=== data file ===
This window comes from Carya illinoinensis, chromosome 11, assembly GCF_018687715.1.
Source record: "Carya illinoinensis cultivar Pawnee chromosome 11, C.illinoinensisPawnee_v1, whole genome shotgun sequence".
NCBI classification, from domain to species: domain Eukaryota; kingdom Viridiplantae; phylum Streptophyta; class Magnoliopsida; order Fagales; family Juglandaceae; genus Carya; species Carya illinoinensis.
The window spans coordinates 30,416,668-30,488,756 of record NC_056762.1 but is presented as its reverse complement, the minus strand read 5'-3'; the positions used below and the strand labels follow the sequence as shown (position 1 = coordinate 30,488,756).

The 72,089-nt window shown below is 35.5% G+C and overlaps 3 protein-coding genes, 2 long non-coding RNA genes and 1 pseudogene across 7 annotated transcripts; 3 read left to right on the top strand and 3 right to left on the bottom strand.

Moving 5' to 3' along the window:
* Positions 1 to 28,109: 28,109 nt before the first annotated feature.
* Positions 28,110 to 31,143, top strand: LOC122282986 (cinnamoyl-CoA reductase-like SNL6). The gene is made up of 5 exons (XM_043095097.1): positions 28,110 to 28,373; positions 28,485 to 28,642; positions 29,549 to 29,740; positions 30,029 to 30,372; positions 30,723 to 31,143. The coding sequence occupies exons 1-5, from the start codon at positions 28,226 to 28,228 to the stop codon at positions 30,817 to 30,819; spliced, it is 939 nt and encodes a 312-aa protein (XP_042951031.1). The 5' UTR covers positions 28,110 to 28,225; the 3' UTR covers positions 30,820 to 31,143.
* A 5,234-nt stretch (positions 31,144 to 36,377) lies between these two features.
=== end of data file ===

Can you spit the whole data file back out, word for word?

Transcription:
This window comes from Carya illinoinensis, chromosome 11, assembly GCF_018687715.1.
Source record: "Carya illinoinensis cultivar Pawnee chromosome 11, C.illinoinensisPawnee_v1, whole genome shotgun sequence".
NCBI classification, from domain to species: domain Eukaryota; kingdom Viridiplantae; phylum Streptophyta; class Magnoliopsida; order Fagales; family Juglandaceae; genus Carya; species Carya illinoinensis.
The window spans coordinates 30,416,668-30,488,756 of record NC_056762.1 but is presented as its reverse complement, the minus strand read 5'-3'; the positions used below and the strand labels follow the sequence as shown (position 1 = coordinate 30,488,756).

The 72,089-nt window shown below is 35.5% G+C and overlaps 3 protein-coding genes, 2 long non-coding RNA genes and 1 pseudogene across 7 annotated transcripts; 3 read left to right on the top strand and 3 right to left on the bottom strand.

Moving 5' to 3' along the window:
* Positions 1 to 28,109: 28,109 nt before the first annotated feature.
* Positions 28,110 to 31,143, top strand: LOC122282986 (cinnamoyl-CoA reductase-like SNL6). The gene is made up of 5 exons (XM_043095097.1): positions 28,110 to 28,373; positions 28,485 to 28,642; positions 29,549 to 29,740; positions 30,029 to 30,372; positions 30,723 to 31,143. The coding sequence occupies exons 1-5, from the start codon at positions 28,226 to 28,228 to the stop codon at positions 30,817 to 30,819; spliced, it is 939 nt and encodes a 312-aa protein (XP_042951031.1). The 5' UTR covers positions 28,110 to 28,225; the 3' UTR covers positions 30,820 to 31,143.
* A 5,234-nt stretch (positions 31,144 to 36,377) lies between these two features.